Over the years everyone has been bombarded with messages from health professionals, governments and of course we "holier than thou" successful non smokers.  It doesn't seem to change.  The governments hike the cost of cigarettes, and warning messages on packets and still people waste their money and risk their health on it.  Oddly enough it seems to be that it is the people on lower incomes that have the highest use of cigarettes!!  Young people are learning to smoke in droves as if it is a smart thing to do.  Waste of money and risk to health and a good life!!

Television has a raft of programs - RBT, Customs etc, and I am gobsmacked at the number of people caught speeding who are smoking, and appalled at the number of attempts to smuggle into various countries (I watch UK, Australian and NZ Customs shows) large amounts of cigarettes to earn "easy" money.  How many end up in prison - completely stuffing up their lives.

This story amazed me - someone I know (no names, no packdrill) works in a bank.  One of the customers when checking that his "pay" had gone into the bank (on unemployment benefits - how dare they call it PAY?  I'd accept payMENT), also wanted a print out of previous months transactions.  He was excited!!  He was arranging a loan - $200 - to  buy cigarettes.  Clearly he is not a smart man - and it is a downward spiral from then.  How could any lending institution lend some one money for fags, though I guess the guy could have lied about what he needed it for.

The drug use in Australia is out of control - as is the level of drunkenness.  So many people get busted each week - driving (sometimes unregistered or unroadworthy vehicles, sometimes with little children inside) and drinking and then facing court, confiscation of their car, high fines, or prison.  None of this makes sense.  Where is it all going?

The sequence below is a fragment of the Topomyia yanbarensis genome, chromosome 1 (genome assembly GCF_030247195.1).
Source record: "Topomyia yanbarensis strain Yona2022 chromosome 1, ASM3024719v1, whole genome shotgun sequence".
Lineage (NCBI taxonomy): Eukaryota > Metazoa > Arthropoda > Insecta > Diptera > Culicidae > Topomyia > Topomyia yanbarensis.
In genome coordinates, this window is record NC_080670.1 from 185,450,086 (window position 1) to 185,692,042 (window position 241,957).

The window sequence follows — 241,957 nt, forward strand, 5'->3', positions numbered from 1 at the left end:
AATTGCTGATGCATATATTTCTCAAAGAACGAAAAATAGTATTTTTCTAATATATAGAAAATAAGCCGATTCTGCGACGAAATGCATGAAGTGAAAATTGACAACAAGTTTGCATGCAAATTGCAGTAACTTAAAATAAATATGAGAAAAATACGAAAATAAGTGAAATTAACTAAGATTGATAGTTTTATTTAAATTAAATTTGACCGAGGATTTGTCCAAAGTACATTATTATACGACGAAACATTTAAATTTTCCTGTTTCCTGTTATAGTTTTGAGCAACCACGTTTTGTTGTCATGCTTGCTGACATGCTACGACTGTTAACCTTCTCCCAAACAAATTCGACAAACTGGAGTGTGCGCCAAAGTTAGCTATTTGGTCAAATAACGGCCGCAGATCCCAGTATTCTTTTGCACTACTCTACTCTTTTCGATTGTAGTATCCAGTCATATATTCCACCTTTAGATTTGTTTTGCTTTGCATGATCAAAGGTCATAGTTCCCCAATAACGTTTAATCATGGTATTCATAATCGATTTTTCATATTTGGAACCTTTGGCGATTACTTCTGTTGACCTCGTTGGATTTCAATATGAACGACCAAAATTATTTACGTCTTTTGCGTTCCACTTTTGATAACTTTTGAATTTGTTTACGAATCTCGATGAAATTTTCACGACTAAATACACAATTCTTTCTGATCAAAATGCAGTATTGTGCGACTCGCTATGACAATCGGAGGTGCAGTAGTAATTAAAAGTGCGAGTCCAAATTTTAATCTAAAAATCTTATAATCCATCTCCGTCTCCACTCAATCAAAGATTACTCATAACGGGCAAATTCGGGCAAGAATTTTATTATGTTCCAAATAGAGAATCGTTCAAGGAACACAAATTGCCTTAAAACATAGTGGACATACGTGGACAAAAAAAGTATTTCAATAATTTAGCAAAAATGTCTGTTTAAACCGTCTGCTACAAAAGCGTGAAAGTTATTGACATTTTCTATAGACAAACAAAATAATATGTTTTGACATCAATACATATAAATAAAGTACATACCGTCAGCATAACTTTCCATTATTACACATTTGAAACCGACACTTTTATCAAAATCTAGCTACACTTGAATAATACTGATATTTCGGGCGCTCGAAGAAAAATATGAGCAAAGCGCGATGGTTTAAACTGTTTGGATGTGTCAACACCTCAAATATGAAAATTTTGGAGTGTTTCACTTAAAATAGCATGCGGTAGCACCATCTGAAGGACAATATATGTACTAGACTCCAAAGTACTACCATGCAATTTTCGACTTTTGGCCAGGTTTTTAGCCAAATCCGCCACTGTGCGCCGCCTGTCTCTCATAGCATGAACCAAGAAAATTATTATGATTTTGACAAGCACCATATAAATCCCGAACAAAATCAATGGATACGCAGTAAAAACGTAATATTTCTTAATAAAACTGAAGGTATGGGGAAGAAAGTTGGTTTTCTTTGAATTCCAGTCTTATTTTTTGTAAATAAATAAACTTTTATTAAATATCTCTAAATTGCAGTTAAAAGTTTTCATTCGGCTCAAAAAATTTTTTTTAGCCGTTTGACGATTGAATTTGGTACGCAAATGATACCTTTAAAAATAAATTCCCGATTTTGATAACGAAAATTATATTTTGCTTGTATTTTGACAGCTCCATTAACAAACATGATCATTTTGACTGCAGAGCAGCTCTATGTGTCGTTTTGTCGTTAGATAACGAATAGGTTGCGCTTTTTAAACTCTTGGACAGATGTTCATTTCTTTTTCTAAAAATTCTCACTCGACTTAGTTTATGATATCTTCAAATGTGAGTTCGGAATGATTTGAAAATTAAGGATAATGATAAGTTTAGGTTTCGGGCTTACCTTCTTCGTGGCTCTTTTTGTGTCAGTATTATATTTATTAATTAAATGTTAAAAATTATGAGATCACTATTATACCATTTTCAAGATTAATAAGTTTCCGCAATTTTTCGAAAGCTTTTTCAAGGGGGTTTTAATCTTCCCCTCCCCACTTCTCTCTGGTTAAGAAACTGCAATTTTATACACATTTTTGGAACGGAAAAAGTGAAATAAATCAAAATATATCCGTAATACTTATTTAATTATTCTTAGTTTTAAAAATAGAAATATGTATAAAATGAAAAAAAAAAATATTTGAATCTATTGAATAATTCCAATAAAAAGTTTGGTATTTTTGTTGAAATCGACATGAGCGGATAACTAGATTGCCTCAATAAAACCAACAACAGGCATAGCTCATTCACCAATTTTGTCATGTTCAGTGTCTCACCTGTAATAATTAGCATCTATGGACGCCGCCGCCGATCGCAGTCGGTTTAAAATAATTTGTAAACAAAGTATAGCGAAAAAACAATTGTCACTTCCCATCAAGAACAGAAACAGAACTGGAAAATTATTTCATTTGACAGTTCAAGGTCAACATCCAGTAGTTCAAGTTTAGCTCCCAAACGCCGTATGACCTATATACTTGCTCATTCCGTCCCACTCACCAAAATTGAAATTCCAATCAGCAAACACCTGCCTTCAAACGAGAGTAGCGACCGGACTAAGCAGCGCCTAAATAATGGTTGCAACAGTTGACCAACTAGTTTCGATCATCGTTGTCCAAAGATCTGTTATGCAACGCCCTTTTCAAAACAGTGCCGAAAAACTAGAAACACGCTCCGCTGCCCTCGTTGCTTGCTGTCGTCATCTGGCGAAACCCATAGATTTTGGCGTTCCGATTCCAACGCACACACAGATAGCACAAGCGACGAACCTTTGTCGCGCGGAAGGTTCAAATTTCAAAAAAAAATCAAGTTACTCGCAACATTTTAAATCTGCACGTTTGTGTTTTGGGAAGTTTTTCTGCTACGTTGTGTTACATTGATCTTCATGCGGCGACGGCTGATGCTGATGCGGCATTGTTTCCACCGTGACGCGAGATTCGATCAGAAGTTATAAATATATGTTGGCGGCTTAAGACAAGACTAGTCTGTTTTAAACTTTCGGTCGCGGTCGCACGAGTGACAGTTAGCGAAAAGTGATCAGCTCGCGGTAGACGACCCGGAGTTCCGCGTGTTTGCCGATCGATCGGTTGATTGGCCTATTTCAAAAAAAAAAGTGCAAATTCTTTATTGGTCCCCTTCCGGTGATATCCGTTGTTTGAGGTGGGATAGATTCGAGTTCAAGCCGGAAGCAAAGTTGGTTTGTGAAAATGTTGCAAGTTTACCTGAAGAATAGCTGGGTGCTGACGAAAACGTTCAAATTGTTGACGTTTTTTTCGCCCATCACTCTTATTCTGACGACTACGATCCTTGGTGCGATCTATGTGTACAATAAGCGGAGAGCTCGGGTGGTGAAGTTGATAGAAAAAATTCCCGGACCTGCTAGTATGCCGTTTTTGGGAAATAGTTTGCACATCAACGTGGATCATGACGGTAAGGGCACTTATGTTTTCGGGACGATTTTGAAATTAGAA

Downward spiral.  Young people especially are flouting the law - not all of course, but what is causing this self destruction?  How can it be stopped?

What does the future hold?

Rant over for the moment.


Sunday, January 4

More on Lanting - in China

I went to Lanting on two occasions.  The first time, with a student and we went to the main entrance and saw the main tourist area of this famous place which is a popular tourist spot.

The second time, in 2009, I was with another group - a class of students who had invited me to a BBQ on the Saturday.  I was given instructions to be at the West Gate by 7.30 am, and "not to bring a thing."  The day before was very wet and blustery and I was not surprised to receive a phone call on that Friday night, that the trip had been cancelled.  I did as usual wake early, and looking at the inclement weather outside was rather relieved that the function had been cancelled.  I lay in bed thinking and/or reading, as I had no need to hurry.  So I thought.

Not long after 7.40 am my phone rang.  "Diana, where are you?  We are waiting for you in the bus."
When the students phoned the bus company to tell them they were going to cancel, they were told that they would not get their money back.  So the bus trip was on - but they forgot to let ME know.  "We will wait for you."

I made a quick breakfast, had a fast shower, and dressed in quick time, grabbed a raincoat and umbrella and raced like a mad woman to the West Gate.  There waiting was the bus and the students. Along the way the students sang for me - I was especially taken with their rendition of "Click Go the Shears" in English and Chinese!